Encouraging Developments in IPOs
THE RESULTS OF COLLABORATIVE EFFORTS AMONG IPOS TO DATE ARE ENCOURAGING. LEVELS OF COLLABORATION AMONG OFFICES ARE INTENSE, WITH REGULAR MEETINGS BETWEEN DIRECTORS AND TECHNICAL STAFF.
By Pablo Angelelli
Industrial Property (IP), the set of legal instruments such as patents, trademarks, geographical indications and industrial designs, among others, is an essential tool to promote business innovation.
In fact, IP encourages innovation through various mechanisms. Firstly, for having the exclusivity for a limited period of time to use, sell and produce their inventions, innovators are rewarded by monopolistic incomes, in exchange for having invested resources in uncertain and risky activities such as the ones related to innovation.
Secondly, in exchange of this benefit, the innovator must disclose his/her invention so that any person with enough knowledge of the state of the art can replicate it, which boosts technological diffusion and encourages competitors to implement a new layer of innovation from it.
A balanced IP system should not only protect pioneers, but also foster dissemination and access to knowledge, allowing in the long run growth of productivity and employment. Most states have specialized institutions to provide these IP services: National Industrial Property Offices (ONAPIs)
In emerging and underdeveloped innovation systems, such as those in Latin America and the Caribbean, IPOs face a number of challenges regarding the efficient IP management. In particular, it is difficult to possess a critical mass of trained examiners able to process properly and in time all patent applications and designs received by each office, there are financial limitations to access international databases to carry out the state of the art search processes, there is a lack of specialists in the area of diffusion and transfer of technology, and it’s not always possible to access the most up-to-date computer tools to manage the operational processes associated with the protection and dissemination of IP, among others.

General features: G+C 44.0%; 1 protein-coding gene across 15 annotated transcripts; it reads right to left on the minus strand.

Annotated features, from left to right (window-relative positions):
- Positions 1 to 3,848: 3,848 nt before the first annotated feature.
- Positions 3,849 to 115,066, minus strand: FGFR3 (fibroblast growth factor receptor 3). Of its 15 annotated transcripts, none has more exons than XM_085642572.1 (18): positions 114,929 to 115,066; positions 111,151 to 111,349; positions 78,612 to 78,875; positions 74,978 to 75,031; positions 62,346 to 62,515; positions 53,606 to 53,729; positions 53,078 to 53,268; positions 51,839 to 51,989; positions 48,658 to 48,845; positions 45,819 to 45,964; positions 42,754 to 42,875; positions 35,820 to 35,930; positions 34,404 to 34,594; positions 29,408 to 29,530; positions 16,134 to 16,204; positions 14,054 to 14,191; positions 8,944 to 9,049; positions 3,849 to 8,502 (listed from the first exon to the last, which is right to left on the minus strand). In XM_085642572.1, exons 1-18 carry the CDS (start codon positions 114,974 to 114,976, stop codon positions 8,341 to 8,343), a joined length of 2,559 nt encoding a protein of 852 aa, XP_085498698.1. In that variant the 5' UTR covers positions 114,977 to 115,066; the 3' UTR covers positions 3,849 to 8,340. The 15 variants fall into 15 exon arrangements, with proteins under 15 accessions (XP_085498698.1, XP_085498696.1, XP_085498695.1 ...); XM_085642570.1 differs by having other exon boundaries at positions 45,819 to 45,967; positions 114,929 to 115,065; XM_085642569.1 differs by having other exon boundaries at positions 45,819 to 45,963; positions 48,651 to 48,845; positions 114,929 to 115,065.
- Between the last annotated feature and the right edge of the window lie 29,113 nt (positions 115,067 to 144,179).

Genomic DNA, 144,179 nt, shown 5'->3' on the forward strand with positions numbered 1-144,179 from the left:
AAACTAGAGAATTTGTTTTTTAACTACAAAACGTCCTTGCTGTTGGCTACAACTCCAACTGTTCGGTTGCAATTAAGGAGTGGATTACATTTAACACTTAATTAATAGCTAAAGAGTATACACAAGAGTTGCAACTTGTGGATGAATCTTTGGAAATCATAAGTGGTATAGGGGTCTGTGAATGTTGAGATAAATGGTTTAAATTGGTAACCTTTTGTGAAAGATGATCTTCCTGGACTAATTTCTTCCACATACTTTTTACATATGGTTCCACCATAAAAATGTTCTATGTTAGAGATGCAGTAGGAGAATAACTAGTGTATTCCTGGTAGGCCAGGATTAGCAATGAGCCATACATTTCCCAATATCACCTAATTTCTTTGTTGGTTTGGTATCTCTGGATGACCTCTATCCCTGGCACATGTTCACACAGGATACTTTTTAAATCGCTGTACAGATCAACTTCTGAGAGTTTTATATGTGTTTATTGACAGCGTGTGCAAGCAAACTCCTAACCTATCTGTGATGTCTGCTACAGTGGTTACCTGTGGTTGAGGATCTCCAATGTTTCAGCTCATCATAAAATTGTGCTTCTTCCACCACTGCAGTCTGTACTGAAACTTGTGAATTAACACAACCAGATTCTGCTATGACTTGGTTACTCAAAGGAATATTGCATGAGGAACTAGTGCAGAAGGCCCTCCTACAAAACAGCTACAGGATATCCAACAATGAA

In recent years, joint activities have been developed in the region among IPOs to improve their trademark and patent granting processes and to make technological knowledge available to the general public. However, through its Regional Public Goods (BPR) Initiative, the Inter-American Development Bank (IDB) supports this international cooperation to take on a new dimension. Indeed, from the project “Cooperation Systems on Aspects of Operational Information and Industrial Property” (RG-T1688) (also known as “PROSUR”), nine countries in South America –Argentina, Brazil, Chile, Colombia, Ecuador, Paraguay, Peru, Suriname and Uruguay– started a systematic exchange both of information and IP management experiences. This project, executed between 2010 and 2014, allowed substantial progress setting regional cooperation agreements and mechanisms at the technical level in the field of patent examination, developing for this purpose a regional computer platform for the interconnection of IPOs, as well as the information on the procedures for the granting of trademarks in the nine PROSUR offices.
Since 2014, IDB and IPOs in South America have been developing a second project called “Consolidation of Cooperation between Industrial Property Offices in South America” (RG-T2429), through which we expect to generate a mature institutional framework for regional cooperation in IP, deepening the work carried out in patents, developing collaborative services in trademarks and, essentially, running specific technological information services into productive and research arena, to contribute to the development objectives of the entire region and to achieve sustainability of the initiative.
The results of collaborative efforts among IPOs to date are encouraging. Levels of collaboration among offices are intense, with regular meetings between directors and technical staff. There are important advances in collaborative schemes in patents, trademarks, computer systems and technological dissemination.
Now other offices in Central America are joining the process initiated in South America. Looking ahead, it is important that each one of the participating IPOs maintain their efforts so that this model of collaboration in the field of IP becomes a successful example of integration for Latin America and the Caribbean.